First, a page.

Will God Keep Forgiving Me?
Jesus said, “Father, forgive them, for they do not know what they are doing.” And they divided up his clothes by casting lots. Luke 23:34
You may have seen the headline yourself: “Rouge executioner a born-again Christian.” The Reuters news story began, “The chief executioner of Cambodia’s Khmer Rouge, who ordered thousands of people killed in the 1970’s, is a born-again Christian ready to face justice, the Far Eastern Economic Review said.”
Kang Kek Leu, age 56, had admitted to being the infamous butcher of the Tuol Sleng detention center in Phnom Penh where, between 1975 and 1979, 16,000 people were tortured and killed. Known as “Dutch,” this man was said to be directly responsible for the reign of terror in the “killing fields” of Cambodia.
In 1979, Kang disappeared into the jungle after Vietnamese troops took Phnom Penh, and there he encountered God, so he says. He emerged, saying that he is very sorry for what took place, and that he is willing to face an international tribunal to pay for his wrongdoing.
When the news service contacted former inmates, asking their response, most expressed their hatred for him and said they never wanted to see his face again. When you hear that someone such as this has become a born-again Christian, how do you respond?
Chances are that if ten of you expressed yourselves, most of you would be skeptical. “Hiding behind religion,” we say, or “He’s been converted like the devil getting religion.” But, then, again, perhaps he is sincere and his conversion is genuine.
Is there a limit to God’s forgiveness? Saul was an accomplice to the murder of Stephen (Acts 7). David had the blood of Bathsheba’s husband on his hands. Scores of men and women whose past lives are checkered and dark have repented of their sins and have sought and found God’s forgiveness.
If all men and women are sinners, (and they are, according to Scripture), is there a qualitative difference in sin that means God will forgive the person who takes one life but not the one who has been responsible for the deaths of many people? Where is the line which says, “Too much! You’re doomed!”?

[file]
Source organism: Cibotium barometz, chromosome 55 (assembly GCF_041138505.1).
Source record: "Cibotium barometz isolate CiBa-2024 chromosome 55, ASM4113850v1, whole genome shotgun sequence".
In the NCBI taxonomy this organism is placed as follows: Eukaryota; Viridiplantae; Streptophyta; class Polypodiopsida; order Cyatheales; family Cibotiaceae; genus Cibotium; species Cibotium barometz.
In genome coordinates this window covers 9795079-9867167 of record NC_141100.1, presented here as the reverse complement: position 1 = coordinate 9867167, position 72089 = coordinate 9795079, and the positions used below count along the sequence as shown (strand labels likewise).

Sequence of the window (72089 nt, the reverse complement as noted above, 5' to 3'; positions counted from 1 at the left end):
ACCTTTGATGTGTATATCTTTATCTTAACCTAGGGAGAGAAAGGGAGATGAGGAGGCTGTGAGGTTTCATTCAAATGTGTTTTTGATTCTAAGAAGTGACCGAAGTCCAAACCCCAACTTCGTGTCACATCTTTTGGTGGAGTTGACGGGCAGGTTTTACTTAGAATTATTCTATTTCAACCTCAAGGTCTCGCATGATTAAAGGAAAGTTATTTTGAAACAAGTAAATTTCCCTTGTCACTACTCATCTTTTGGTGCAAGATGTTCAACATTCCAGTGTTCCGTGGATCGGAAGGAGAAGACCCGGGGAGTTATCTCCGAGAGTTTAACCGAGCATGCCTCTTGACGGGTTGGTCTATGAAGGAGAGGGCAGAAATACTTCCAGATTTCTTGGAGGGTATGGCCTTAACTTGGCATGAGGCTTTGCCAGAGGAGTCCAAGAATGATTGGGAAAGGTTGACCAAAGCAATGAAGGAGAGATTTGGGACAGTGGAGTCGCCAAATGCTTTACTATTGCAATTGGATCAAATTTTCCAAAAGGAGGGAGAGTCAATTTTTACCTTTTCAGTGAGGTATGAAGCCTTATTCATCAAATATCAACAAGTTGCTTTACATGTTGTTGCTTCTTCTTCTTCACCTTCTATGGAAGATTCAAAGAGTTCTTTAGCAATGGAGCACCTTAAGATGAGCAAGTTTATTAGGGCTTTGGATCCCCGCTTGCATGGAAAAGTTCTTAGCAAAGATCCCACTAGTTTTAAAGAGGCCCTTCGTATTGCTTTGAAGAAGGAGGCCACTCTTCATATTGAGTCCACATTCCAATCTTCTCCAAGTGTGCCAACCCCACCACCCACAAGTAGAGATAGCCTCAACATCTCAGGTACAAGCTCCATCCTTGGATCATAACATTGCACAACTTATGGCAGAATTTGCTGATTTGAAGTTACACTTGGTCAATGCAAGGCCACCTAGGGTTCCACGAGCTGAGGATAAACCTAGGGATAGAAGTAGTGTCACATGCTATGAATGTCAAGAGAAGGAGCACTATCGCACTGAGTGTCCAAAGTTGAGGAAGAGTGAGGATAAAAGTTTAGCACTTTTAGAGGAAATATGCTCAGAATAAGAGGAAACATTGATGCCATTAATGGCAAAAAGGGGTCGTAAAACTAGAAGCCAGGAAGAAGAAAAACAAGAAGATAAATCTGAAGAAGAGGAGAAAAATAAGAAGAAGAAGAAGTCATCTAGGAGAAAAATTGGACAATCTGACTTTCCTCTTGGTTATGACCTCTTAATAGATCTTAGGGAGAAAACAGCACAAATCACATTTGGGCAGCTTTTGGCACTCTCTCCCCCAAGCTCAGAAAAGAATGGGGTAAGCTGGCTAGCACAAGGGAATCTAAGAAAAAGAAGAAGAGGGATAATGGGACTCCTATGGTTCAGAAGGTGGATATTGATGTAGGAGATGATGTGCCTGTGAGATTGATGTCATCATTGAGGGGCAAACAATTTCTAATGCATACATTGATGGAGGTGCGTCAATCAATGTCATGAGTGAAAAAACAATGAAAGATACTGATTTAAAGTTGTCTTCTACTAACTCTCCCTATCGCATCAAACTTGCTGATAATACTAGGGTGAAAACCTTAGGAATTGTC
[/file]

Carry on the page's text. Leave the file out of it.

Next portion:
Here’s another sticky question: Would you be comfortable in heaven seated next to this guy? The issue is not so much the question of whether or not God could forgive him but should He forgive him?
Frankly, if you were the husband or the wife of one of the men who died under his authority, would you forgive him? Before you answer, you need to know that forgiveness doesn’t mean you disallow the consequences of his wrong doing, nor does Kang Kek Leu expect that. To the contrary, he believes that accepting the consequences is God’s direction in accepting responsibility for what he did. So, when you forgive you don’t say, “Oh, that’s OK.” Forgiveness in a biblical context means you give up your right to hurt someone because he or she hurt you. Of course, it is tough.
Do you as a Christian have the responsibility to forgive? Two New Testament passages seem to confuse people on the issue. First, Jesus said, ” But if you do not forgive men their sins, your Father will not forgive your sins” (Matthew 6:15) –a pretty straightforward, unambiguous statement with no conditions attached. But what about Luke 17:3, which says, “If your brother sins, rebuke him, and if he repents, forgive him”?
Frankly, forgiving those who have hurt you is one of the most difficult things you will ever do in life, but the rewards and consequences are both great. Forgiveness is a choice and a decision, not an emotion. It is an act of your will which you either extend to one who has wronged you or a decision to hold on to your anger and bitterness.
Resource reading: Luke 23:1-34.